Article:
The blank white space says it all. There is a glaring empty delineation in the center of Adolph Menzel’s famous painting, Frederick the Great’s Address to His Generals Before the Battle of Leuthen, and it is right where the main character was meant to be. Menzel intended to depict Frederick’s rousing oration to his generals given on the eve of the Battle of Leuthen in 1757, but he never finished it. The wintry landscape of the battlefield and the gaudy uniforms worn by the generals are portrayed in photorealistic detail, but there is a flagrant void where Frederick the Great should be! Menzel burned all of his time beautifying the things that mattered the least while leaving out the central character.
And while Menzel’s infamous work may be an imperfect portrait, it is sometimes a perfect portrait of our lives. More often than not, we tend to the minor matters of life and embellish the things that do not matter eternally. We scrupulously paint the canvas of our careers, personal ambitions, and worldly achievements while omitting the central figure, the Lord Jesus Christ. It is very easy to give ourselves fully to everything else except the One who gave Himself up for us (Eph. 5:2). Many times, there is a white space in our lives where Jesus should be.
The white space glares when we tirelessly serve the greedy god of Mammon instead of selflessly serving the Master, Jesus (Matt. 6:24; cf. Col. 3:23-24). The white space scowls when we offer the Lord the leftovers of our earnings after having spent it all on ourselves (Prov. 3:9-10; Mal. 3:8). The white space gradually widens when we work painstakingly toward the achievement of our own personal goals, rather than pursuing the goal of testifying to Jesus and finishing our course (Acts 20:24). The white space rears its ugly head when we fail to redeem the time God has given us because our schedules are jammed with frivolous matters (Eph. 5:16). The only way to prevent a white space from emerging is to paint Jesus in the “foreground” of our lives, and tend to the “background” aspects after putting Him first in everything.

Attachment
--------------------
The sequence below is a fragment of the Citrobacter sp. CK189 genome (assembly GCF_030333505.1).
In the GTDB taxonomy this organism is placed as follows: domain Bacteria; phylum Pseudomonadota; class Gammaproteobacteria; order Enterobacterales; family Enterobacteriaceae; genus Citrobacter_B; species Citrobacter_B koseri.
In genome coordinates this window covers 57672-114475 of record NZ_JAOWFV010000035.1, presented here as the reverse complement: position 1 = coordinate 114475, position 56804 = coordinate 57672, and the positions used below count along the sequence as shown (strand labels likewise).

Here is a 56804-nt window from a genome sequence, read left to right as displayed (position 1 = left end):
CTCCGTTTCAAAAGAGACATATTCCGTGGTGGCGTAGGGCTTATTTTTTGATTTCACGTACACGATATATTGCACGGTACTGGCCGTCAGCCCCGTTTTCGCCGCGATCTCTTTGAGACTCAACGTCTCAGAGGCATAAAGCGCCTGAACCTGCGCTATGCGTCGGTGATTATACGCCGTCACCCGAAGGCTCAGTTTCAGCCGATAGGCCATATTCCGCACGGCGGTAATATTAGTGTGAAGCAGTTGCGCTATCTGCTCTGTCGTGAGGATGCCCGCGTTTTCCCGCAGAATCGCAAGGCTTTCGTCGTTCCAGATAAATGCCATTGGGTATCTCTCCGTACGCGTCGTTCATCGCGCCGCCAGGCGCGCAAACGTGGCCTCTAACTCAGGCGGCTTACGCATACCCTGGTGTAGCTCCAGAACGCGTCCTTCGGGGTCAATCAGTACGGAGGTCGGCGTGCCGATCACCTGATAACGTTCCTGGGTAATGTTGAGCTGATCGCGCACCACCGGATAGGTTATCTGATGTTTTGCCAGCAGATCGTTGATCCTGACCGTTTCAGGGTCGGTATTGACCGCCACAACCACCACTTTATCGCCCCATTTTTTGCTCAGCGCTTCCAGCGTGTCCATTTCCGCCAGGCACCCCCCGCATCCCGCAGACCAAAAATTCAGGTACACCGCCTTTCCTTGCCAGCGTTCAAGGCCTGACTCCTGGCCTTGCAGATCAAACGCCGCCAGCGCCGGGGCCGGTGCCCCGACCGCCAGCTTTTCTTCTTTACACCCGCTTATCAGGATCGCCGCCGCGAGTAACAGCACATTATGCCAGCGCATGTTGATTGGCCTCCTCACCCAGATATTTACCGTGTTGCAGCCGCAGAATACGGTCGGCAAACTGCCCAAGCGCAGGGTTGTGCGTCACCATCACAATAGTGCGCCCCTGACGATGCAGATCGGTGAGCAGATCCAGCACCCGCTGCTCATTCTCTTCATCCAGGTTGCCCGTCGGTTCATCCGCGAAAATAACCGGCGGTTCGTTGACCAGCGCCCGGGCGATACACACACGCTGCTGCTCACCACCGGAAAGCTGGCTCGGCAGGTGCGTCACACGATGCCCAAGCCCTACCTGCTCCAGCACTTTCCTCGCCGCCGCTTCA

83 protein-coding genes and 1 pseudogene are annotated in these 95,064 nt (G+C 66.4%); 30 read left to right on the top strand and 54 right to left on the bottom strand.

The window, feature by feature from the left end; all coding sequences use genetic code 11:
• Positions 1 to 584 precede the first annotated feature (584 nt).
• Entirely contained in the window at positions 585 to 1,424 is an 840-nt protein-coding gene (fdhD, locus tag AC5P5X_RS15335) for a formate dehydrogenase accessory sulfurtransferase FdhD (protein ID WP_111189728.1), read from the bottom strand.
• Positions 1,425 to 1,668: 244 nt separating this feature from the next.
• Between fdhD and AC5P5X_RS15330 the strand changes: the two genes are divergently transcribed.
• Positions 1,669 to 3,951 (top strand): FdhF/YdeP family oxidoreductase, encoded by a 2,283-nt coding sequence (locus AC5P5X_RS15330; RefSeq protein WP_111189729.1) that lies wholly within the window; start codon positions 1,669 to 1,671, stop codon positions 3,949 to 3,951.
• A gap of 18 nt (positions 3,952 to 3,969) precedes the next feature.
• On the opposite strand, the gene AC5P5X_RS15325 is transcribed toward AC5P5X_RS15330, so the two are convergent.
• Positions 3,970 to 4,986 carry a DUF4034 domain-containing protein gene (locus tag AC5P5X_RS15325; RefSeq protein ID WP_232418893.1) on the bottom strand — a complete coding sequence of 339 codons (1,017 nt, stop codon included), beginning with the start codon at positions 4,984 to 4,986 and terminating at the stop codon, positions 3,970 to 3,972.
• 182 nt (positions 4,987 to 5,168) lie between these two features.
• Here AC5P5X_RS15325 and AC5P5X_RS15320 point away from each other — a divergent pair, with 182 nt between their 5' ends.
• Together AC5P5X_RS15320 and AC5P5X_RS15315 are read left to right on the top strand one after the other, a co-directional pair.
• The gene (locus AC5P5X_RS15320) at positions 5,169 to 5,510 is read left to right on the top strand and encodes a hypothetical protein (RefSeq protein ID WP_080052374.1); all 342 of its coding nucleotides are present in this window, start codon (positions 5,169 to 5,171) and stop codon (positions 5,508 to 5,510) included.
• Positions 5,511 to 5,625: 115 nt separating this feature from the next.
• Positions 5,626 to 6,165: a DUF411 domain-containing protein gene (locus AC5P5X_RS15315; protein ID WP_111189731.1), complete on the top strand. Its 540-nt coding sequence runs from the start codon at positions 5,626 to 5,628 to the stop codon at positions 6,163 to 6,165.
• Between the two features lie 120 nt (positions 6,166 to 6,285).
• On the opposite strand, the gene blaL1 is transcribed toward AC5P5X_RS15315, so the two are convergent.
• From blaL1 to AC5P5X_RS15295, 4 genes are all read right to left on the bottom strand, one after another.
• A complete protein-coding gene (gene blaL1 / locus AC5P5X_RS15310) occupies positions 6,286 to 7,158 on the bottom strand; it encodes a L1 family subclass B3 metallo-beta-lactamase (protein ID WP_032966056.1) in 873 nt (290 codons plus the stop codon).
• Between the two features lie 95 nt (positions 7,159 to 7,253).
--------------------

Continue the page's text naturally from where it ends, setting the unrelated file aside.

“Thou shalt have no other gods before me,” the Lord commands in the Decalogue (Ex. 20:3). Similarly, Jesus calls us to seek Him and His kingdom first (Matt. 6:33). Does not the one and only God deserve to be our one and only God (Isa. 45:5)? Does not the First and the Last Himself deserve to be the first in our lives and not last (Rev. 1:17)? Does not the exalted Lord of all deserve to be the Lord of all that we are and all that we do (Eph. 1:20-23)?
When we are done painting the portrait of our lives, will there be a blank space where Jesus belongs?
“All to Jesus I surrender,
All to Him I freely give;
I will ever love and trust Him,
In His presence daily live.
I surrender all, I surrender all;
All to Thee, my blessed Savior,
I surrender all.”— Judson W. Van De Venter, I Surrender All.
Bible Gleanings is a widely-read weekend devotional column, written for the Murray Ledger & Times in Calloway County, Kentucky.
Brandon is the founder and main contributor to Brandon’s Desk, the blog with biblical resources from his ministry. He is proud to be the pastor of the family of believers at Locust Grove Baptist Church in Murray, Kentucky. He and his wife Dakota live there with their three dogs, Susie (Jack Russell), Aries (English Shepherd), and Dot (Bluetick Beagle).
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